The Casey Review into the standards and culture of the Metropolitan Police Service is deeply disturbing but, after repeated revelations over many years, sadly not surprising. It describes pervasive sexism, racism and homophobia. One of the country’s worst sex offenders was found inside the police service. Institutional racism remains decades after the Macpherson report.
In such circumstances it is common to refer to “bad apples”. Indeed the report itself mentions them. There are certainly many good officers who risk their lives and wellbeing to protect the public. But the origin of the phrase was not intended to refer to isolated incidents. It was to warn that bad apples can spoil the entire barrel. If you tolerate the rot it will spread and eventually corrupt everything; all the good that the institution might do. And when we read that our fundamental tradition of policing by consent is at breaking point, we can see the price being paid.
The journey of a police force from a public service to a potential public threat causes immense harm to every single one of us and, according to the report and many other examples, especially to women, people or colour and the LGBTQ+ community. The report rightly pays tribute to the courage of the victims and their families in challenging this culture.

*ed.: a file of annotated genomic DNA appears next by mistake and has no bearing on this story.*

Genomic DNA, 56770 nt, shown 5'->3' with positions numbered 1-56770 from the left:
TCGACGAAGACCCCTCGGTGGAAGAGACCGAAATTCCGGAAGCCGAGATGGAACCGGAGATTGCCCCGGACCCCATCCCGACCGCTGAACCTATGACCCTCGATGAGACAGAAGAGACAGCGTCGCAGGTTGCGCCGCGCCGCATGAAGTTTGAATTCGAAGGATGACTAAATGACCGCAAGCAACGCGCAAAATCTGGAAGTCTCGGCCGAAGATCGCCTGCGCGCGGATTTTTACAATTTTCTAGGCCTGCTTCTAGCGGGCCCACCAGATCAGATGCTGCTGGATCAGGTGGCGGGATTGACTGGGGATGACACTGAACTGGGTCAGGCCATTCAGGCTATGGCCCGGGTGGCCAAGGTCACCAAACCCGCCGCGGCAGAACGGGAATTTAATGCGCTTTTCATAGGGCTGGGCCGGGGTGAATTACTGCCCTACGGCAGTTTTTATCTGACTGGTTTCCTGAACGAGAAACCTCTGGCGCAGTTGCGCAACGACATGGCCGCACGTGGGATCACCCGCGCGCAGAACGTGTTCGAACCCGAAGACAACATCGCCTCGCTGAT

I began reading the report with the pessimistic view that the only way to change such an entrenched culture is to close the institution down and start again. That may still be the case. But the review also contained a thoughtful analysis of the role of management and leadership, HR and workforce strategy, and robust processes for complaints, audit and scrutiny. Change could be possible. But this work requires capacity, enduring commitment and no shortage of conflict. It is a daunting task, but one we all have a stake in succeeding.